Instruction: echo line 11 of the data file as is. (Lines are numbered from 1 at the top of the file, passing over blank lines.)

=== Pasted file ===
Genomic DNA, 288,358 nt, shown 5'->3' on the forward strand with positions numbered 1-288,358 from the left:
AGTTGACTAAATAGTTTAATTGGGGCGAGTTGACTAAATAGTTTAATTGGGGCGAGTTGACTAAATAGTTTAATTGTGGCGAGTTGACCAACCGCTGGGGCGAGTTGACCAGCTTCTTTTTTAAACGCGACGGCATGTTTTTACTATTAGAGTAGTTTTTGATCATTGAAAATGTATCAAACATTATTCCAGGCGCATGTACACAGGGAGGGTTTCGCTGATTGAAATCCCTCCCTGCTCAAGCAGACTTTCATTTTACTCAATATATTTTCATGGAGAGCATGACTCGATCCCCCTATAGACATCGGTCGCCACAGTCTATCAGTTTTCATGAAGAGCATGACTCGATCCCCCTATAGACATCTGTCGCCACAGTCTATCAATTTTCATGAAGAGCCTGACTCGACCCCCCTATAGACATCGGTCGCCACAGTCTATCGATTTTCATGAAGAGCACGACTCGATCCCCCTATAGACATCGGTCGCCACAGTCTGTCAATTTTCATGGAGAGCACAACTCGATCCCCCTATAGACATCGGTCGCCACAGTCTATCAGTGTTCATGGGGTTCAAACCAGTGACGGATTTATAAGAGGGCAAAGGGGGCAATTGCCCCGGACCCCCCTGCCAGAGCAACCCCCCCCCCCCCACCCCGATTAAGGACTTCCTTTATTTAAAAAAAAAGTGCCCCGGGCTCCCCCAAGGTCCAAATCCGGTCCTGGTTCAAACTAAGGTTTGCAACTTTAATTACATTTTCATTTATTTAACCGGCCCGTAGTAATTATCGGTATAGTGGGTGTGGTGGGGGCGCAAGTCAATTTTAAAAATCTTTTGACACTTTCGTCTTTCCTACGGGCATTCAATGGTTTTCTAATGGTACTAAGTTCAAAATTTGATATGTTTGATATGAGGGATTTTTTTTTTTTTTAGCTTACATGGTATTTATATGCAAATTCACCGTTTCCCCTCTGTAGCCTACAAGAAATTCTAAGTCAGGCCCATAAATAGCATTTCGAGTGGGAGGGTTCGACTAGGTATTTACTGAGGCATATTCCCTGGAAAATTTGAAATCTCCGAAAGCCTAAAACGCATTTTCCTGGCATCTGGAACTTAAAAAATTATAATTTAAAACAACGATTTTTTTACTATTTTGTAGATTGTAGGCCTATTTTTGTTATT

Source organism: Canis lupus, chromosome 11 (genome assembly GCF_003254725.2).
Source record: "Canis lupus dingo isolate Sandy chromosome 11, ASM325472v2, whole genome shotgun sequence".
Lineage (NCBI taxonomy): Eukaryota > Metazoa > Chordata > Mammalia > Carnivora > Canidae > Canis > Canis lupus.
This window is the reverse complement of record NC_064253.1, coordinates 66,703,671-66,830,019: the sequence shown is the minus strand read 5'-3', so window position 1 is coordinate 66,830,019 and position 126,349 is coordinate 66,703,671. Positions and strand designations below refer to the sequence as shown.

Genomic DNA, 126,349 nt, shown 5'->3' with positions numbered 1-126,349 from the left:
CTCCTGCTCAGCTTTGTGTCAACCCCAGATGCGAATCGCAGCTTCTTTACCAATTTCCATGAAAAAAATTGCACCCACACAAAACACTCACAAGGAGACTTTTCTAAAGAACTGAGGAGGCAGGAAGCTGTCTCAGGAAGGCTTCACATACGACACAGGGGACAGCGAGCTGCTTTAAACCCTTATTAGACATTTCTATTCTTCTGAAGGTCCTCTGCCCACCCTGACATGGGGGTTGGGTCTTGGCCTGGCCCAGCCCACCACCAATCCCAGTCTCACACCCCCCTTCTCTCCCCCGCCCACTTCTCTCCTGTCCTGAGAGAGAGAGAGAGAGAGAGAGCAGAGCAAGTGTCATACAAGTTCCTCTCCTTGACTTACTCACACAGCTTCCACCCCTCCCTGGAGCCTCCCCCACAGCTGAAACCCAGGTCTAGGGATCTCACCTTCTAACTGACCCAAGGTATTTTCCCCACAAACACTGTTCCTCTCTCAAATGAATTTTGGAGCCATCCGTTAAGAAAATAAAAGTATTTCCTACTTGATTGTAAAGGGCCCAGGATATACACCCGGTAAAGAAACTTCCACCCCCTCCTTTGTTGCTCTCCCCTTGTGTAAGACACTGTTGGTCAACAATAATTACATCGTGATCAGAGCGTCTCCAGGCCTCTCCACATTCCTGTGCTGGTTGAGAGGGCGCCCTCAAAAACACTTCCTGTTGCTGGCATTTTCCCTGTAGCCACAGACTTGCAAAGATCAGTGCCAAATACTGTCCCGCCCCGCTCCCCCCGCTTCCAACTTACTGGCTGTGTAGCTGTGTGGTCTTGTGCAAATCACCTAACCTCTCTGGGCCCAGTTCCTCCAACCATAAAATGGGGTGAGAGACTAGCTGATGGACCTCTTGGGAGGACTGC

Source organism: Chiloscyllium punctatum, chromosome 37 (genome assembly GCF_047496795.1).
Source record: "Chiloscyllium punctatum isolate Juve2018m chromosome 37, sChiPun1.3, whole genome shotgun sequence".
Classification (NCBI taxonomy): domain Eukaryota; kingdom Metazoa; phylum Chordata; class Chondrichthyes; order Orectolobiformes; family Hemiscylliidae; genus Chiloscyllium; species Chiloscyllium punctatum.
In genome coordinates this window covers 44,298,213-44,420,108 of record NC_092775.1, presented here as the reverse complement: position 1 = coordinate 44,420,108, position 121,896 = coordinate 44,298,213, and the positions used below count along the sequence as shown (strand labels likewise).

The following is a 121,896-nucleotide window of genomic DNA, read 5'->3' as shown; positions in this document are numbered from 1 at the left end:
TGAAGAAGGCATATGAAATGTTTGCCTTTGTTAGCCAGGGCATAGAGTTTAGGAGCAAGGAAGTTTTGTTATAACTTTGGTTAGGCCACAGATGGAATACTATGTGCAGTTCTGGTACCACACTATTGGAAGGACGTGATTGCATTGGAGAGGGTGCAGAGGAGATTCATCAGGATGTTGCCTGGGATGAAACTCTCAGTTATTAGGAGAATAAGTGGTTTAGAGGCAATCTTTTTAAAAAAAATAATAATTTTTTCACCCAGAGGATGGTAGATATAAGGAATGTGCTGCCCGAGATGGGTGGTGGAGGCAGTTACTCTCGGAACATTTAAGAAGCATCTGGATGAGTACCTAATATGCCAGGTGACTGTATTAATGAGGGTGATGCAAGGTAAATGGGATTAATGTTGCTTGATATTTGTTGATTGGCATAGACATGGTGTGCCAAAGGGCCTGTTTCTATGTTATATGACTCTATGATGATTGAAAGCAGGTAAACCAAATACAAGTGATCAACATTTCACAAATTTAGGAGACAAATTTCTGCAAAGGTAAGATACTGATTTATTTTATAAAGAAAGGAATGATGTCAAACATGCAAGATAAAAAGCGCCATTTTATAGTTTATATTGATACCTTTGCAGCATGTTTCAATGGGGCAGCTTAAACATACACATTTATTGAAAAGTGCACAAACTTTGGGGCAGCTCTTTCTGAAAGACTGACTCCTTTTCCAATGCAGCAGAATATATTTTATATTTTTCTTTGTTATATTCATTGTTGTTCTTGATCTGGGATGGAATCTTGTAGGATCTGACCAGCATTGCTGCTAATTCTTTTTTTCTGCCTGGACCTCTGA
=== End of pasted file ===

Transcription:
Classification (NCBI taxonomy): domain Eukaryota; kingdom Metazoa; phylum Chordata; class Chondrichthyes; order Orectolobiformes; family Hemiscylliidae; genus Chiloscyllium; species Chiloscyllium punctatum.